In South Africa today community protests, which often become violent and are attacked by the police, take place almost every day. 214 community protests were recorded in 2014. They represent the grievances of South Africa's working class and impoverished people -- a lack of decent housing, a lack of sanitation, a lack of piped water, a lack of electricity. They are complaining that they are being left to rot in apartheid townships while the white ruling class and its black allies get wealthier. These protests need to come together into a protest movement across the country. The United Front is a vehicle for that.

We understand that any division of workers' interests between their lives at work and their lives at home is a completely artificial one. Those who live in shacks are workers. Those who use buckets instead of toilets are workers. Those who queue round communal taps are workers.

We are pleased to be able to report that we convened an initial Peoples Assembly of the United Front at the end of 2014. The United Front is already active all over the country, supporting and initiating community protests. The United Front will formally have its national launch in June.

What about the resolution on building a working-class political party?

There is no political party in South Africa today which represents the interests of the working class and the poor.

The South African Communist Party has claimed to represent those interests and continues to make that claim. But in reality it has buried itself inside the ANC. Its general secretary is a minister in the government. Its deputy general secretary is a deputy minister in the government. It supports the National Development Plan. As a party representing the working class, it is dead.

We have been researching working-class organisation around the world with a symposium and a series of study tours. We will have our own national conference on socialism in the build up to our April Central Committee meeting where we will decide on the form of working class party to build.

Finally, I must explain the resolution to broaden the scope of the union

Our congress decided to endorse the principle of organising along value chains, instead of simply being locked into sectors and industries.

We believe that the real power of workers will increase if we organise in the whole of the metal value chain, from mining to transport of raw materials, to production of metals, to manufacturing and transport of the finished product..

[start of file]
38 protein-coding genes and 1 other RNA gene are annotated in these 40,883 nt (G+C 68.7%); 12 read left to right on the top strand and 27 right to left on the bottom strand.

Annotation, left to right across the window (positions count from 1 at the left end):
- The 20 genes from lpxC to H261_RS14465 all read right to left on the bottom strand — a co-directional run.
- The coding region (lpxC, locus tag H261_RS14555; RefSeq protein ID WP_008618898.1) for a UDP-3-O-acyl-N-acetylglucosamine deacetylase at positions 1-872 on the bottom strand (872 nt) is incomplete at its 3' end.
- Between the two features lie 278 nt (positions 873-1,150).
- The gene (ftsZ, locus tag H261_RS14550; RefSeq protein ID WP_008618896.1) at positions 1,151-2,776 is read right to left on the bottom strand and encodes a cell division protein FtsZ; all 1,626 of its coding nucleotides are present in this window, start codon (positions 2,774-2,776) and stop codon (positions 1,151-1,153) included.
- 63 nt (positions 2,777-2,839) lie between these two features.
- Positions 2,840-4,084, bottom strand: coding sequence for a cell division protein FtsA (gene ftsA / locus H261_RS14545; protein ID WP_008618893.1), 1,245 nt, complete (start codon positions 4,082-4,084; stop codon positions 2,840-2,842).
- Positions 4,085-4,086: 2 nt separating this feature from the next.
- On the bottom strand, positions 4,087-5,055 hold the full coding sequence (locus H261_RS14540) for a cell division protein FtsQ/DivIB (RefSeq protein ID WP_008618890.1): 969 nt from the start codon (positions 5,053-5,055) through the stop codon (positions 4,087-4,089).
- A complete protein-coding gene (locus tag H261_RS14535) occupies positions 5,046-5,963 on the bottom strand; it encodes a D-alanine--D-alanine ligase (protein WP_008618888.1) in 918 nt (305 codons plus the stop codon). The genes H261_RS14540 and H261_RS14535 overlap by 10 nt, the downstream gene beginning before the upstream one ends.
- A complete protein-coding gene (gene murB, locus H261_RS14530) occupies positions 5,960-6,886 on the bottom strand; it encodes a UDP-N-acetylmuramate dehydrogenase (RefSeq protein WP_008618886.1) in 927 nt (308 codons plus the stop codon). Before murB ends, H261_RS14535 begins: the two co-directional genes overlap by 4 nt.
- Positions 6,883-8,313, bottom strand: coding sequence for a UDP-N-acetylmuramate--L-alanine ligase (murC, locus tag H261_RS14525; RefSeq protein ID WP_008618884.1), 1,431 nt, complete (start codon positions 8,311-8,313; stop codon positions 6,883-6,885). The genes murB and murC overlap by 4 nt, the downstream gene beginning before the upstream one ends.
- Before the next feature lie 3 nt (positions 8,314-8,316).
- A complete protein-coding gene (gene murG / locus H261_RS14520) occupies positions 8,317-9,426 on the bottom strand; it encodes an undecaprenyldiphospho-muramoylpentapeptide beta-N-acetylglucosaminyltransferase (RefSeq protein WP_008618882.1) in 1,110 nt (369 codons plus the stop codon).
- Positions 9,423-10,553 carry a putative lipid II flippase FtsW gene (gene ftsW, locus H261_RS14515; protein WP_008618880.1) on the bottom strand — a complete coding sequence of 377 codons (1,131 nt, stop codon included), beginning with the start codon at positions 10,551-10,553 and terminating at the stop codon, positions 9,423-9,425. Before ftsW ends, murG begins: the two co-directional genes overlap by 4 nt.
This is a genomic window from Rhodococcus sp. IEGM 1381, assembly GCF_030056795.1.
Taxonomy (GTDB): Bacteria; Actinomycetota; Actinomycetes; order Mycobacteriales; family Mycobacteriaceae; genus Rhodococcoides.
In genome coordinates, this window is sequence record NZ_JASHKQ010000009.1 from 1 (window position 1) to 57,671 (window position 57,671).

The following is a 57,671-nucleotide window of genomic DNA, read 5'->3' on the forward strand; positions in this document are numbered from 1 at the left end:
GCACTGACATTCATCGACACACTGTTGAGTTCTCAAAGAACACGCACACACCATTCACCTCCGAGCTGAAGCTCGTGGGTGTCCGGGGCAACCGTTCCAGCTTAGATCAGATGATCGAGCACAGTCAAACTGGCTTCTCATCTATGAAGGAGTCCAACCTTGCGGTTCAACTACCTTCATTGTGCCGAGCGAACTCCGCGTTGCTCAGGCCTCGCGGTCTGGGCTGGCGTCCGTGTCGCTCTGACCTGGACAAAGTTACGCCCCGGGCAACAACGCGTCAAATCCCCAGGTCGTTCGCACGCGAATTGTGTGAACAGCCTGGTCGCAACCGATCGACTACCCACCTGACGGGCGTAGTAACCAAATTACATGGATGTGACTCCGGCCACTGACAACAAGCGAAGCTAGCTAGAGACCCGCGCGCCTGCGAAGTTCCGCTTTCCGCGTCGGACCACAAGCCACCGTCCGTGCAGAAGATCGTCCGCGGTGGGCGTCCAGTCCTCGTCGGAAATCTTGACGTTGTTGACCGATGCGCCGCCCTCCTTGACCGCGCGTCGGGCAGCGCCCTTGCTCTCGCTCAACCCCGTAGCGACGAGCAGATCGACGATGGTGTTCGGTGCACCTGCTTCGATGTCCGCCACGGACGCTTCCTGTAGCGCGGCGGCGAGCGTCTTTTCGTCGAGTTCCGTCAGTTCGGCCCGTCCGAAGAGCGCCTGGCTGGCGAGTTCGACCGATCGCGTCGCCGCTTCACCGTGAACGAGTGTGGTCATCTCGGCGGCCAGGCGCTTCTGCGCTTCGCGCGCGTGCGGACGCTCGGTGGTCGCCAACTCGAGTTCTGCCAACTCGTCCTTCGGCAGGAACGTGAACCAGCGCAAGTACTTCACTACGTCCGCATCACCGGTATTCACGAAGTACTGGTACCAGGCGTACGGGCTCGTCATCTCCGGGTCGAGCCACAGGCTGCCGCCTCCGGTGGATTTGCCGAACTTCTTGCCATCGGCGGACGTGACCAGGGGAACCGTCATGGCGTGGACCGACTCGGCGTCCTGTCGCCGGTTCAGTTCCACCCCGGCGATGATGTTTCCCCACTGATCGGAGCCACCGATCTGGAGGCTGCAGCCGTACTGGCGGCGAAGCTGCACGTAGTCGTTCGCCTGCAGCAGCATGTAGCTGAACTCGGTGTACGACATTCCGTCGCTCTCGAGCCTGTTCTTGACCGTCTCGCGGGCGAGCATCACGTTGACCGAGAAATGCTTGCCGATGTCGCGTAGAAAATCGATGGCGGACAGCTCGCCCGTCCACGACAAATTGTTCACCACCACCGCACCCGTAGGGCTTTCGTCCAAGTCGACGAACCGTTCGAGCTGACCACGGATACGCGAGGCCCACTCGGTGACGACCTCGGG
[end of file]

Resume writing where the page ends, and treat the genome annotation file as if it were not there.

As a result of this resolution, we have struggled successfully with the Department of Labour to register our new scope which now includes mining, transport, security, construction, cleaning, industrial chemicals, renewable energy, information and communication technology, aviation and related services, and health and canteen services. We are already recruiting significant numbers in mining and transport.

As a result of these decisions we have been expelled from our federation, Cosatu

The national leadership of COSATU has failed to implement the militant resolutions of its own 11th Congress. Instead, it has spent the last 2 years trying to get rid of those forces who want to implement them.

The result is that the federation has become disarmed and demobilised.

At this moment, eight of Cosatu's 19 affiliates are supporting NUMSAa and have refused to participate in any COSATU national structures. This Group of eight has now decided to mount a campaign of rolling mass action in support of the resolutions of COSATU's 11th Congress. It has challenged the leadership of COSATU to support this campaign.

So where do we stand today?

NUMSA is facing challenges as we grow in numbers and expand our work:

A new union in the metal industry has been formed by disgruntled former members and officials. It is being well funded. This is taking place in a year in which all of Numsa's shop stewards stand down and new elections are held.

Institutions of the state are less co-operative than they were before, doing their best to obstruct us at every turn.

Our leaders are routinely vilified in the media by ANC, and SACP and COSATU leaders.